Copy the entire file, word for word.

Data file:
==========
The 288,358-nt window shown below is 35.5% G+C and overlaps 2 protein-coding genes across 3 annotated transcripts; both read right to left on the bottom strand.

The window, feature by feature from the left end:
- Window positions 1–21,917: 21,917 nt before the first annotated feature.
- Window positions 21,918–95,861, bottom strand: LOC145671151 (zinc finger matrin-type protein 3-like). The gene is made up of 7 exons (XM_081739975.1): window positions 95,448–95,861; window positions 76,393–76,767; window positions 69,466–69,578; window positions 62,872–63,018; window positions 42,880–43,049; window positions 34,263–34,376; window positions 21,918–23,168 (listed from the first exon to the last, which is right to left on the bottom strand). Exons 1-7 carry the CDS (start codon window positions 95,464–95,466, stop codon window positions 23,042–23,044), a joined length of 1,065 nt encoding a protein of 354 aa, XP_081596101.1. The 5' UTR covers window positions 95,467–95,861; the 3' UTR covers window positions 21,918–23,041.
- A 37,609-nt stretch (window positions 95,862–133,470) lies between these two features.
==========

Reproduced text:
The 288,358-nt window shown below is 35.5% G+C and overlaps 2 protein-coding genes across 3 annotated transcripts; both read right to left on the bottom strand.

The window, feature by feature from the left end:
- Window positions 1–21,917: 21,917 nt before the first annotated feature.
- Window positions 21,918–95,861, bottom strand: LOC145671151 (zinc finger matrin-type protein 3-like). The gene is made up of 7 exons (XM_081739975.1): window positions 95,448–95,861; window positions 76,393–76,767; window positions 69,466–69,578; window positions 62,872–63,018; window positions 42,880–43,049; window positions 34,263–34,376; window positions 21,918–23,168 (listed from the first exon to the last, which is right to left on the bottom strand). Exons 1-7 carry the CDS (start codon window positions 95,464–95,466, stop codon window positions 23,042–23,044), a joined length of 1,065 nt encoding a protein of 354 aa, XP_081596101.1. The 5' UTR covers window positions 95,467–95,861; the 3' UTR covers window positions 21,918–23,041.
- A 37,609-nt stretch (window positions 95,862–133,470) lies between these two features.